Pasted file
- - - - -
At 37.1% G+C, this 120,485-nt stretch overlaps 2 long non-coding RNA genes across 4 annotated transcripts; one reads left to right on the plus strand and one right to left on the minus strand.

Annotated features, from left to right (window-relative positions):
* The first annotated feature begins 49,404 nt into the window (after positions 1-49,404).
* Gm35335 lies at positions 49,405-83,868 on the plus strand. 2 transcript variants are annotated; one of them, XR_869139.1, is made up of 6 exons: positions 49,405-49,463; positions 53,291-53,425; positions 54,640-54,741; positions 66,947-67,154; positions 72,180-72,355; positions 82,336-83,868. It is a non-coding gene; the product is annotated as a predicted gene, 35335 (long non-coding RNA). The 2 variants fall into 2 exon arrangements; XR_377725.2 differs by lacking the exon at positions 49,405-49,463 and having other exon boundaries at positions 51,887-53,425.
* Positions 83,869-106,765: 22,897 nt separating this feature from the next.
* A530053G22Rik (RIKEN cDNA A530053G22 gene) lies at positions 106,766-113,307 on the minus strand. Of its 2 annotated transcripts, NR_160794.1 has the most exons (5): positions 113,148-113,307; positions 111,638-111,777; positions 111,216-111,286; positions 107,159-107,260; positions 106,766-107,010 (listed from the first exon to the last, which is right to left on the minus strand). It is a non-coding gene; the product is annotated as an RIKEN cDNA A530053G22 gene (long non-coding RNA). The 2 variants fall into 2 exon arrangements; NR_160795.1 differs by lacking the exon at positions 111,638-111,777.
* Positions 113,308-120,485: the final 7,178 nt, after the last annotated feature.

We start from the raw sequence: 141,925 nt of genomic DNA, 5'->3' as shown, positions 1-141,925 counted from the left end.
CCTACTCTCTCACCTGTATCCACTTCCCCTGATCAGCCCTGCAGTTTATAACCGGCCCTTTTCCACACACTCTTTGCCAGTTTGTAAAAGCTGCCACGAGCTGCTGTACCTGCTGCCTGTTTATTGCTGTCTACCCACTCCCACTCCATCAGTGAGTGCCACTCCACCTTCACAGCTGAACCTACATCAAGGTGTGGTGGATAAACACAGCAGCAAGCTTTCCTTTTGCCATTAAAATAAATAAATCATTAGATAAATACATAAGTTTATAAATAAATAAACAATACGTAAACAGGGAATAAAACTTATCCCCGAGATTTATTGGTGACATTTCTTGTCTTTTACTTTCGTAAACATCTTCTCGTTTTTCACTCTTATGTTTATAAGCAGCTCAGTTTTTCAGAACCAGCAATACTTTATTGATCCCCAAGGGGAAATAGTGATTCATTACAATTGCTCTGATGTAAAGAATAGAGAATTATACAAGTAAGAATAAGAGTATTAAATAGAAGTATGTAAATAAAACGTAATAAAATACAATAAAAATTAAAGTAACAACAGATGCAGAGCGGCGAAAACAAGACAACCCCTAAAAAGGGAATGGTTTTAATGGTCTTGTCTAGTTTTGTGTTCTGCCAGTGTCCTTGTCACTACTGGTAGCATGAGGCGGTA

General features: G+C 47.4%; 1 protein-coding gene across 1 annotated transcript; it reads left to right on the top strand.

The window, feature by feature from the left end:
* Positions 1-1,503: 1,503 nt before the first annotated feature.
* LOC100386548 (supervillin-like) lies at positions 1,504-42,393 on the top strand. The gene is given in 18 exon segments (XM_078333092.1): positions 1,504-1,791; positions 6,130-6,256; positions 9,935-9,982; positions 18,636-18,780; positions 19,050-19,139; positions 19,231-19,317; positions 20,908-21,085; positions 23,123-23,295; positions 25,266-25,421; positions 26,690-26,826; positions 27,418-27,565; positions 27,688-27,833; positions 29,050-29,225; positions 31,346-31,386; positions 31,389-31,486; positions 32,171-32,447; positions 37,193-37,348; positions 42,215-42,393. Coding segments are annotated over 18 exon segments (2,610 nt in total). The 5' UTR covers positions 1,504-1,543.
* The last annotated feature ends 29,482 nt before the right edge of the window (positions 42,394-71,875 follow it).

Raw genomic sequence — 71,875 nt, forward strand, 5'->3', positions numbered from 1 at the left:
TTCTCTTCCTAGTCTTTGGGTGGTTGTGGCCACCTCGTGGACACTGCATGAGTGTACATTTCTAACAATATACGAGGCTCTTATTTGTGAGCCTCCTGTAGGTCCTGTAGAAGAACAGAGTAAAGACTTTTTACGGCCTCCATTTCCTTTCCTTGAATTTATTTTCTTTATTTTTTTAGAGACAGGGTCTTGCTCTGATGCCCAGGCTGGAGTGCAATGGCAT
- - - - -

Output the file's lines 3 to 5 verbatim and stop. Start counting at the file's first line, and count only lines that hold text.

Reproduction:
* The first annotated feature begins 49,404 nt into the window (after positions 1-49,404).
* Gm35335 lies at positions 49,405-83,868 on the plus strand. 2 transcript variants are annotated; one of them, XR_869139.1, is made up of 6 exons: positions 49,405-49,463; positions 53,291-53,425; positions 54,640-54,741; positions 66,947-67,154; positions 72,180-72,355; positions 82,336-83,868. It is a non-coding gene; the product is annotated as a predicted gene, 35335 (long non-coding RNA). The 2 variants fall into 2 exon arrangements; XR_377725.2 differs by lacking the exon at positions 49,405-49,463 and having other exon boundaries at positions 51,887-53,425.
* Positions 83,869-106,765: 22,897 nt separating this feature from the next.